A careful analysis of the data already available with regard to the heat conductivity of concrete, applied to reinforced concrete structures like arches, dams, retaining walls, etc., in accordance with the well-known but somewhat intricate mathematical formulas covering the laws of heat conductivity and radiation so clearly enunciated by Fourier, has convinced the speaker that it is well within the bounds of engineering practice to predict and care for the stresses which will be produced in structures of the simplest forms, at least as far as they are affected by temperature changes.
The speaker concurs with the author in his criticism, contained in the fifteenth point, with regard to the design of the steel reinforcement in columns and other compression members. While there may be some question as to the falsity or truth of the theory underlying certain types of design, it is unquestioned that some schemes of arrangement undoubtedly produce designs with dangerous properties. The speaker[Pg 101] has several times called attention to this point, in papers and discussions, and invariably in his own practice requires that the spacing of spirals, hoops, or ties be many times less than that usually required by building regulations and found in almost every concrete structure. Mörsch, in his "Eisenbetonbau," calls attention to the fact that very definite limits should be placed on the maximum size of longitudinal rods as well as on their minimum diameters, and on the maximum spacing of ties, where columns are reinforced largely by longitudinal members. He goes so far as to state that:
"It is seen from * * * [the results obtained] that an increase in the area of longitudinal reinforcement does not produce an increase in the breaking strength to the extent which would be indicated by the formula. * * * In inexperienced hands this formula may give rise to constructions which are not sufficiently safe."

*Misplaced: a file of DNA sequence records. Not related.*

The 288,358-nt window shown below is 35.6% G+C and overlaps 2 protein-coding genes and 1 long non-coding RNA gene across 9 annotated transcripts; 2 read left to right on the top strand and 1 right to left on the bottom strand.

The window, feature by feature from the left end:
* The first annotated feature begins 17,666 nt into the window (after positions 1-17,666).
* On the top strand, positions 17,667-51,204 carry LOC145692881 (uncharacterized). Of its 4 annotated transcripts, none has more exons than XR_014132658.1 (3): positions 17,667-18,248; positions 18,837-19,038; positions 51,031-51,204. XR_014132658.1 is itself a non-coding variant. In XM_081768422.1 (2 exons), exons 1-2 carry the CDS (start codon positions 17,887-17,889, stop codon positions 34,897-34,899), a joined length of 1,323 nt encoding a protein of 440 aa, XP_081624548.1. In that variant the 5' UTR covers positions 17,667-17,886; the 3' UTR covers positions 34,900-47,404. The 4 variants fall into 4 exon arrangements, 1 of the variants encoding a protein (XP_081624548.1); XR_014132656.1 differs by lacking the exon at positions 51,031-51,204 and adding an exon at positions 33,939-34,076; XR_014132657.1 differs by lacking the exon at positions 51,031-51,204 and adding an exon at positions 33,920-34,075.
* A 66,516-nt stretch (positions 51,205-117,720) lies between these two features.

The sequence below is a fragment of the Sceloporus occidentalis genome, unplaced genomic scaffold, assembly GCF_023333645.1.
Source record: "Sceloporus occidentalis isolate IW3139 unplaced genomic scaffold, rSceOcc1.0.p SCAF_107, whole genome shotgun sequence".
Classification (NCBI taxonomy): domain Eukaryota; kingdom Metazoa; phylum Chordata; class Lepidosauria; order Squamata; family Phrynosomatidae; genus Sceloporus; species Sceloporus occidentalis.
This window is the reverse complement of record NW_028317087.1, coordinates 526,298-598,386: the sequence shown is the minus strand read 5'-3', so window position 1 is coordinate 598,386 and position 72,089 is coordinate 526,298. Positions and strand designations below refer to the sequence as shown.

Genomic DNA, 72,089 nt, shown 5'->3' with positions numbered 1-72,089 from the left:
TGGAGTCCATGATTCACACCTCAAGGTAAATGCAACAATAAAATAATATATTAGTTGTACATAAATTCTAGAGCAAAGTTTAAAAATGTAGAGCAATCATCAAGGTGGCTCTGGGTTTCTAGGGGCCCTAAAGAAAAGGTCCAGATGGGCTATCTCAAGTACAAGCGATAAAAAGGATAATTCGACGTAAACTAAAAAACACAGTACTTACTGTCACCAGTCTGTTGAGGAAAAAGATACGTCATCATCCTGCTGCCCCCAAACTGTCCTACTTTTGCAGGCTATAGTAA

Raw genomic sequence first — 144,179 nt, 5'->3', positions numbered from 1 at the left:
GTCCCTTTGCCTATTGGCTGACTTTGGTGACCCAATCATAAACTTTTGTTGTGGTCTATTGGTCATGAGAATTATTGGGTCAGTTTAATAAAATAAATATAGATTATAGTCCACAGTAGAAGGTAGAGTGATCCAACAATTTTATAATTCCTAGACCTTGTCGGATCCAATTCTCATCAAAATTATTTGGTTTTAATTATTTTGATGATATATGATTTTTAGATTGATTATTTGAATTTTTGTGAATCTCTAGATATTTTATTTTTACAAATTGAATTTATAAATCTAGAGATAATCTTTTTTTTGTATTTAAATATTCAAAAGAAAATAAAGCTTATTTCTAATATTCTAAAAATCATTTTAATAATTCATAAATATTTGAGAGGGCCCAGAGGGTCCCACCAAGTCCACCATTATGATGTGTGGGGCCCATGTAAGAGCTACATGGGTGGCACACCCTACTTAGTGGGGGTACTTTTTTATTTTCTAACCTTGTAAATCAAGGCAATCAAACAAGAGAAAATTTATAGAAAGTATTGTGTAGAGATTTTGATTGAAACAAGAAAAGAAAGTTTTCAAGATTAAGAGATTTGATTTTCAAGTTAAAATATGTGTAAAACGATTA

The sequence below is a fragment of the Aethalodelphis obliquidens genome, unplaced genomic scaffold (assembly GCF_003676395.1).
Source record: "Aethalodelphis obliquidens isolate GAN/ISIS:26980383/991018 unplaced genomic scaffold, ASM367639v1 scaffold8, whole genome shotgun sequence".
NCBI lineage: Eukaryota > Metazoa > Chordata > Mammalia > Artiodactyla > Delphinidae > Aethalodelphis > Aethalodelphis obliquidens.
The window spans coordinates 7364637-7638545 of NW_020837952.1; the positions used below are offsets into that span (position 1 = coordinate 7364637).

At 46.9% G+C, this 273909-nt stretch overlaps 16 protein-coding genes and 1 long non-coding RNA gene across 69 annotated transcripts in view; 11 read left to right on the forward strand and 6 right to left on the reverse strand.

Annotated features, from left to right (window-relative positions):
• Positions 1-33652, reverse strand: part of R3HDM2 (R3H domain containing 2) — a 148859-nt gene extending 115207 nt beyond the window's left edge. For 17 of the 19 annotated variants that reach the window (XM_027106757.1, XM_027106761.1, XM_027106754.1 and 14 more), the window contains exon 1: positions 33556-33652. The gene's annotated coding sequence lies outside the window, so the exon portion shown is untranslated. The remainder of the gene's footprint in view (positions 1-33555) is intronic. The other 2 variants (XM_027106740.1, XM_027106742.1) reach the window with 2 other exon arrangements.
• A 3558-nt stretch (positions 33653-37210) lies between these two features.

Again, with regard to the spacing of spirals and the combination with them of longitudinal rods, in connection with some tests carried out by Mörsch, the conclusion is as follows:
"On the whole, the tests seem to prove that when the spirals are increased in strength, their pitch must be decreased, and the cross-section or number of the longitudinal rods must be increased."
In the majority of cases, the spiral or band spacing is altogether too large, and, from conversations with Considère, the speaker understands that to be the inventor's view as well.
The speaker makes use of the scheme mentioned by the author in regard to the design of flat slabs supported on more than two sides (noted in the sixteenth point), namely, that of dividing the area into strips, the moments of which are determined so as to produce computed deflections which are equal in the two strips running at right angles at each point of intersection. This method, however, requires a large amount of analytical work for any special case, and the speaker is mildly surprised that the author cannot recommend some simpler method so as to carry out his general scheme of extreme simplification of methods and design.
If use is to be made at all of deflection observations, theories, and formulas, account should certainly be taken of the actual settlements and other deflections which invariably occur in Nature at points of support. These changes of level, or slope, or both, actually alter very considerably the stresses as usually computed, and, in all rigorous design work, should be considered.
On the whole, the speaker believes that the author has put himself in the class with most iconoclasts, in that he has overshot his mark. There seems to be a very important point, however, on which he has touched, namely, the lack of care exercised by most designers with regard to those items which most nearly correspond with the so-called "details" of structural steel work, and are fully as important in rein[Pg 102]forced concrete as in steel. It is comparatively a small matter to proportion a simple reinforced concrete beam at its intersection to resist a given moment, but the carrying out of that item of the work is only a start on the long road which should lead through the consideration of every detail, not the least important of which are such items as most of the sixteen points raised by the author.